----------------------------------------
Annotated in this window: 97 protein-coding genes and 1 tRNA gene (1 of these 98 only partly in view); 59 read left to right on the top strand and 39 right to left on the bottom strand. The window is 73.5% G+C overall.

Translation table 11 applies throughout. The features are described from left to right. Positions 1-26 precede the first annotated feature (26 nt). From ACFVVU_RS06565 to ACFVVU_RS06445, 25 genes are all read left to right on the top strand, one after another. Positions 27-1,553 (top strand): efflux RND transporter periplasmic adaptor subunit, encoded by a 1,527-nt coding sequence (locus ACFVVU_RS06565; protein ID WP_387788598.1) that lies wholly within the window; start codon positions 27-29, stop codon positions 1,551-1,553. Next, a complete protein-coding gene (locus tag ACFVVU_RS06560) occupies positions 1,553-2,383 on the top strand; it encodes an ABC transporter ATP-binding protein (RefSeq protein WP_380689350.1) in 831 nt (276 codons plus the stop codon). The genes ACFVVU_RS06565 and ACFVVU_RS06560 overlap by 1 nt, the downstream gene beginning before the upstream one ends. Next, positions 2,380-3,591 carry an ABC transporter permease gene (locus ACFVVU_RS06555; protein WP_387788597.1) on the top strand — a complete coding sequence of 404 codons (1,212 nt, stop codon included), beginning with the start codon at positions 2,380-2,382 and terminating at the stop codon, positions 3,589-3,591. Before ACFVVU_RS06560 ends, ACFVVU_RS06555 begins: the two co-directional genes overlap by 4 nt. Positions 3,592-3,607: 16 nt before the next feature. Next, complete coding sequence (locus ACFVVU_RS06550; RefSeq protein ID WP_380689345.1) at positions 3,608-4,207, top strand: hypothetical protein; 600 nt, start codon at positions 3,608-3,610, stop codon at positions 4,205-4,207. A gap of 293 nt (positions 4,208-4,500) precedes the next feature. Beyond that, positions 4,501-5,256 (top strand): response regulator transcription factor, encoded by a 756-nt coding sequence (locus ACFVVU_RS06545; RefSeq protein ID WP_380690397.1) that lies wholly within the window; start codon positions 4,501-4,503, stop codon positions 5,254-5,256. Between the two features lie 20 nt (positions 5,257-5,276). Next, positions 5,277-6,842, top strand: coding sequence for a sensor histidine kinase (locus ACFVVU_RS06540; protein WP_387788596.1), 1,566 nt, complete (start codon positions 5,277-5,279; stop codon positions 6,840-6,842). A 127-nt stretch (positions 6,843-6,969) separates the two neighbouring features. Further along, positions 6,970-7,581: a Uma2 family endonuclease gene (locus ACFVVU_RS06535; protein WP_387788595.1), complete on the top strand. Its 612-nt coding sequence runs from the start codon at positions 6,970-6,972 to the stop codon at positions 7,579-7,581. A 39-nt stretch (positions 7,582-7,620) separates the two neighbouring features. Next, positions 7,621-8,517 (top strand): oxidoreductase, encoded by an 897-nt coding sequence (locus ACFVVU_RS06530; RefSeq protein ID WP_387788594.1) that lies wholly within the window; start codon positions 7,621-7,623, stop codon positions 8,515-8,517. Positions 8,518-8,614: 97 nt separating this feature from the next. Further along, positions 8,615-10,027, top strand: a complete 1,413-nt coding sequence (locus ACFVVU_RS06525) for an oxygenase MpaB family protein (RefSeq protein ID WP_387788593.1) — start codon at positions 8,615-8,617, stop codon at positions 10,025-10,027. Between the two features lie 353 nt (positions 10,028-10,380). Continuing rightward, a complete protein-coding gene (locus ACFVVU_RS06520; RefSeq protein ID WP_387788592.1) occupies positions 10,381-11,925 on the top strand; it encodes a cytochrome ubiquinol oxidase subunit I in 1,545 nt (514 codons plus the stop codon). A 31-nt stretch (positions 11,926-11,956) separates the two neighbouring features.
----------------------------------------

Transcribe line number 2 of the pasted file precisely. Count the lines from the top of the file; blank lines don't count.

Translation table 11 applies throughout. The features are described from left to right. Positions 1-26 precede the first annotated feature (26 nt). From ACFVVU_RS06565 to ACFVVU_RS06445, 25 genes are all read left to right on the top strand, one after another. Positions 27-1,553 (top strand): efflux RND transporter periplasmic adaptor subunit, encoded by a 1,527-nt coding sequence (locus ACFVVU_RS06565; protein ID WP_387788598.1) that lies wholly within the window; start codon positions 27-29, stop codon positions 1,551-1,553. Next, a complete protein-coding gene (locus tag ACFVVU_RS06560) occupies positions 1,553-2,383 on the top strand; it encodes an ABC transporter ATP-binding protein (RefSeq protein WP_380689350.1) in 831 nt (276 codons plus the stop codon). The genes ACFVVU_RS06565 and ACFVVU_RS06560 overlap by 1 nt, the downstream gene beginning before the upstream one ends. Next, positions 2,380-3,591 carry an ABC transporter permease gene (locus ACFVVU_RS06555; protein WP_387788597.1) on the top strand — a complete coding sequence of 404 codons (1,212 nt, stop codon included), beginning with the start codon at positions 2,380-2,382 and terminating at the stop codon, positions 3,589-3,591. Before ACFVVU_RS06560 ends, ACFVVU_RS06555 begins: the two co-directional genes overlap by 4 nt. Positions 3,592-3,607: 16 nt before the next feature. Next, complete coding sequence (locus ACFVVU_RS06550; RefSeq protein ID WP_380689345.1) at positions 3,608-4,207, top strand: hypothetical protein; 600 nt, start codon at positions 3,608-3,610, stop codon at positions 4,205-4,207. A gap of 293 nt (positions 4,208-4,500) precedes the next feature. Beyond that, positions 4,501-5,256 (top strand): response regulator transcription factor, encoded by a 756-nt coding sequence (locus ACFVVU_RS06545; RefSeq protein ID WP_380690397.1) that lies wholly within the window; start codon positions 4,501-4,503, stop codon positions 5,254-5,256. Between the two features lie 20 nt (positions 5,257-5,276). Next, positions 5,277-6,842, top strand: coding sequence for a sensor histidine kinase (locus ACFVVU_RS06540; protein WP_387788596.1), 1,566 nt, complete (start codon positions 5,277-5,279; stop codon positions 6,840-6,842). A 127-nt stretch (positions 6,843-6,969) separates the two neighbouring features. Further along, positions 6,970-7,581: a Uma2 family endonuclease gene (locus ACFVVU_RS06535; protein WP_387788595.1), complete on the top strand. Its 612-nt coding sequence runs from the start codon at positions 6,970-6,972 to the stop codon at positions 7,579-7,581. A 39-nt stretch (positions 7,582-7,620) separates the two neighbouring features. Next, positions 7,621-8,517 (top strand): oxidoreductase, encoded by an 897-nt coding sequence (locus ACFVVU_RS06530; RefSeq protein ID WP_387788594.1) that lies wholly within the window; start codon positions 7,621-7,623, stop codon positions 8,515-8,517. Positions 8,518-8,614: 97 nt separating this feature from the next. Further along, positions 8,615-10,027, top strand: a complete 1,413-nt coding sequence (locus ACFVVU_RS06525) for an oxygenase MpaB family protein (RefSeq protein ID WP_387788593.1) — start codon at positions 8,615-8,617, stop codon at positions 10,025-10,027. Between the two features lie 353 nt (positions 10,028-10,380). Continuing rightward, a complete protein-coding gene (locus ACFVVU_RS06520; RefSeq protein ID WP_387788592.1) occupies positions 10,381-11,925 on the top strand; it encodes a cytochrome ubiquinol oxidase subunit I in 1,545 nt (514 codons plus the stop codon). A 31-nt stretch (positions 11,926-11,956) separates the two neighbouring features.